Honeybees are crucial part of ecosystem and their role is vital economically as well as ecologically. They have a huge contribution towards pollination in many crops and wild plants1,2. Honey is the main vital product processed and produced by honeybees through collection of nectars and pollens; which combine with particular substances in their gut to transform into ripe honey3. During searching for food and water, honey bees come in contact with human fecal materials. Moreover, contamination of pollens and nectars is done due to air borne microbes and fecal matters. These affected pollens are collected by honeybees during their foraging and are ultimate sources of contamination of honey. Accordingly; bacteria distributed in the air, soil, water are interlinked with honeybees’ food and external integument2,4.
Gram-positive bacteria as well as gram-negative or gram variable bacteria; isolated from the gut of honeybees influence the growth, pathogenesis, development, and environmental adaptation of their hosts5,6. This particular microbial flora influence the quality of honey and health of the honeybees and honey consumers. Hence, there is need to investigate the microbiota associated with honey bees. An experiment was designed to evaluate the impacts of geographical locations on the incidence and diversity of microbiota on the external integument and the digestive gut of adult worker honeybees, Apis mellifera adansonii within South West, Nigeria.The honeybee samples were collected and subjected to microbiological analyses using standard techniques by following two-ways ANOVA.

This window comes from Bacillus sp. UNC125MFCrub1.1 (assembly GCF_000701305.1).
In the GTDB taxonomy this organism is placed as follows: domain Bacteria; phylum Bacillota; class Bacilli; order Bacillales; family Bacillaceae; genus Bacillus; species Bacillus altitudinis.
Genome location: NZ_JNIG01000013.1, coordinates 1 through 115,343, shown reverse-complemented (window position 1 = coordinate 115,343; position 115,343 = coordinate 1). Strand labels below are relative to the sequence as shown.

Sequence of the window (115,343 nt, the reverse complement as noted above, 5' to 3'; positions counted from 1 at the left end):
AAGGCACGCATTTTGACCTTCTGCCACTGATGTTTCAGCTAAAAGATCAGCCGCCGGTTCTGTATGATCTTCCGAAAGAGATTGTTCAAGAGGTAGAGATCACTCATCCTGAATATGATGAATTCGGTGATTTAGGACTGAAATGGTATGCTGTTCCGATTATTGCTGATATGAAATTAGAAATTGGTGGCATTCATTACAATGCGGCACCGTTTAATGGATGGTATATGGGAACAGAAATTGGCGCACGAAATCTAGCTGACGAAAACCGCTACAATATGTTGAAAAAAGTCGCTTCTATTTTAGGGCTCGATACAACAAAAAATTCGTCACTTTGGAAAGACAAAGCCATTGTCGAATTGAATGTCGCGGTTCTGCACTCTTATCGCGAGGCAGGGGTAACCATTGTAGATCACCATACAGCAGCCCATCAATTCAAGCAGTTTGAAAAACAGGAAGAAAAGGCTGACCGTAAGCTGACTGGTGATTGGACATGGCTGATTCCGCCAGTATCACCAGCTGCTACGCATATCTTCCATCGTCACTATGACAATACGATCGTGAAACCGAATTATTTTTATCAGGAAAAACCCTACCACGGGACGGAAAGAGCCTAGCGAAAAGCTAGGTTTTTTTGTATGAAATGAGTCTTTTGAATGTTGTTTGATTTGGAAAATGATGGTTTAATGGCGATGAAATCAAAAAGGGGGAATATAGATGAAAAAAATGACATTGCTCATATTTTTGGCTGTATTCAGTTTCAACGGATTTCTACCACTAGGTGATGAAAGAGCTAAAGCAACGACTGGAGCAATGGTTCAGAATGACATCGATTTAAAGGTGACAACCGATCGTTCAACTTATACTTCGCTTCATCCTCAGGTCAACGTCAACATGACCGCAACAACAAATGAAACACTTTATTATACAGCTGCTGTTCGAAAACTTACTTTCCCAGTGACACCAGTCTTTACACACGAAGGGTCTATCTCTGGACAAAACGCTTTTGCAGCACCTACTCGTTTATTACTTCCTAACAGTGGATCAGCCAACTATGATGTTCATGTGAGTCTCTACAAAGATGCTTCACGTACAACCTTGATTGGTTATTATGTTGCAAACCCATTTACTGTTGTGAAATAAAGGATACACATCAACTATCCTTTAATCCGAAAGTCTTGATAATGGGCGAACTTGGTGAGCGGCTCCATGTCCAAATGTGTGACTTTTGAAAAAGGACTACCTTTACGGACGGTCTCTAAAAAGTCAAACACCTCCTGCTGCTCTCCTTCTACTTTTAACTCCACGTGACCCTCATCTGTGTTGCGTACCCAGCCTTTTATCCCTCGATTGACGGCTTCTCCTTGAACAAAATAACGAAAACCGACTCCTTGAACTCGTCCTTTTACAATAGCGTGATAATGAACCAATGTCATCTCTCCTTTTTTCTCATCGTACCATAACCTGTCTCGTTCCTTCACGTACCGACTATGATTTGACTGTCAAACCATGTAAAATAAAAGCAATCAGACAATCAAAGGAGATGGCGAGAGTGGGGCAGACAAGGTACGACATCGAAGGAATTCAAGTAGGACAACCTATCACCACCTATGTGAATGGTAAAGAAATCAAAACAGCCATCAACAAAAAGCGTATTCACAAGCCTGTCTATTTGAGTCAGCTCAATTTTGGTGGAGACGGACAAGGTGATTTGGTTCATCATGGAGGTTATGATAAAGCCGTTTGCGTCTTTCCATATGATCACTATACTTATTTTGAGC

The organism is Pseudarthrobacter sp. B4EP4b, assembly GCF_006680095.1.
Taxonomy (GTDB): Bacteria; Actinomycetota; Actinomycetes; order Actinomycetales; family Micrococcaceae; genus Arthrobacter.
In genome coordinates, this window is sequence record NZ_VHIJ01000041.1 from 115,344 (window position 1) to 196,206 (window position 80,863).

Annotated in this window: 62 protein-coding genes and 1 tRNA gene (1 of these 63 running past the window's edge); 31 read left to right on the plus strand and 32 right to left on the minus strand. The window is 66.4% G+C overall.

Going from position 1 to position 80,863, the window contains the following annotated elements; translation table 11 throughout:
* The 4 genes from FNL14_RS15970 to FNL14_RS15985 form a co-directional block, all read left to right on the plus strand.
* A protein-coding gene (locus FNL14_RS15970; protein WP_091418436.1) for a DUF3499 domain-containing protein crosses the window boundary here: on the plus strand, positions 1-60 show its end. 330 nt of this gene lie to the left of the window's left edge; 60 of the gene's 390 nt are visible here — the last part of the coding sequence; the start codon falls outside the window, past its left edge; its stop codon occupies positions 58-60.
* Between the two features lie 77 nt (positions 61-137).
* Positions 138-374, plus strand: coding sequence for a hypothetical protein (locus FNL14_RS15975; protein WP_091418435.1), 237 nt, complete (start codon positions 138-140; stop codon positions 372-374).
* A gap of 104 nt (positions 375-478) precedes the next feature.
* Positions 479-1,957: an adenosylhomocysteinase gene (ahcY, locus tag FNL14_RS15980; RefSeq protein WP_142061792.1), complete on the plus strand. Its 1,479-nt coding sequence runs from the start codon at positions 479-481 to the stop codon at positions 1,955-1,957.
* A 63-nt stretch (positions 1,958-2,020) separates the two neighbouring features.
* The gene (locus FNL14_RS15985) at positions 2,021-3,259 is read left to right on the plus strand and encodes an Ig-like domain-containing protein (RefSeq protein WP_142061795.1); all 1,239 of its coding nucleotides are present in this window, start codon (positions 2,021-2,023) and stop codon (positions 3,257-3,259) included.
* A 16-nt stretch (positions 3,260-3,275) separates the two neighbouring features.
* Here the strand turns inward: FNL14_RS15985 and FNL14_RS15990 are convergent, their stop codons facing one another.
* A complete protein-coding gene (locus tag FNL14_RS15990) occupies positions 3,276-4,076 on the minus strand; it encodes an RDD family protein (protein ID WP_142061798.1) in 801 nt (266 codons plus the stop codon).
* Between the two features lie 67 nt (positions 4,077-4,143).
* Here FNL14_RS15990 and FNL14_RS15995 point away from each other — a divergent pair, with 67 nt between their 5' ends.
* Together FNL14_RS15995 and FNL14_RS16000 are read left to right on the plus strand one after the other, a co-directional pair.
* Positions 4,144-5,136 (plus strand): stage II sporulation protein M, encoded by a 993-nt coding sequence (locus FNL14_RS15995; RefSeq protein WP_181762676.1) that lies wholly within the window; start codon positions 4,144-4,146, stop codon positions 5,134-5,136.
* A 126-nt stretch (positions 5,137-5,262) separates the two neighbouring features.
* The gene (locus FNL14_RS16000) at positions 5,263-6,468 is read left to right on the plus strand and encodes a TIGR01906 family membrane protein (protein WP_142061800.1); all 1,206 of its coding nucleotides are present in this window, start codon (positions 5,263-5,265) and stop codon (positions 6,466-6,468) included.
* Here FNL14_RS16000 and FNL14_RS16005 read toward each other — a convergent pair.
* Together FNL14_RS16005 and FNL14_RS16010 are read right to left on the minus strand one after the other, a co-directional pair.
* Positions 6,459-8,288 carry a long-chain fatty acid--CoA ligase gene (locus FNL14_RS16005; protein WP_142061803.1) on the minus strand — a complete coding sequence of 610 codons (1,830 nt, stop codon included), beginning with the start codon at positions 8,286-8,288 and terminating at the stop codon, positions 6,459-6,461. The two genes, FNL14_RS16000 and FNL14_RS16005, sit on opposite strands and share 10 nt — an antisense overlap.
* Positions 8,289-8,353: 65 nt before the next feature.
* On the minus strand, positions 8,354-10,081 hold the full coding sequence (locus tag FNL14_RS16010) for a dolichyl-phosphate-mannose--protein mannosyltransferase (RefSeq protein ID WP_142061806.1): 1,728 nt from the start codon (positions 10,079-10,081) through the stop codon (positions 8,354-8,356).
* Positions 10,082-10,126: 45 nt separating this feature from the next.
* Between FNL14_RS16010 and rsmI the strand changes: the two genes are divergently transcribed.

Results exhibited the existence of gram-positive bacteria including Corynebacterium kutscheri, Corynebacterium xerosis, Lactobacillus bulgaricus, Lactobacillus casei, Lactobacillus fermentum, Micrococcus luteus, Micrococcus varians and Staphylococcus aureus. Moreover; gram-negative bacteria; Aeromonas veronii, Citrobacter diversus, Citrobacter freundii, Klebsiella oxytoca, Klebsiella pneumonia and Pseudomonas aeruginosa were also observed in samples. On the other hand, samples also consisted of fungal species e.g. Aspergillus parasiticus, Aspergillus flavus, Aspergillus fumigatus, Aspergillus niger and Rhizopus stolonifer. The number of identified species of microbiota either in the digestive guts or on the external integument of worker honeybees from selected ecozones varies from one ecozone to another.
Conclusively, geographical zones indicated the abundance, occurrence and diversity of microbial communities and their interaction with honeybees. This research will pave a way towards more defined knowledge for future genomic research to understand the diversity of microbiota as well as their role in health, economics and as bio control agents in the field of agriculture.
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17 November, 2019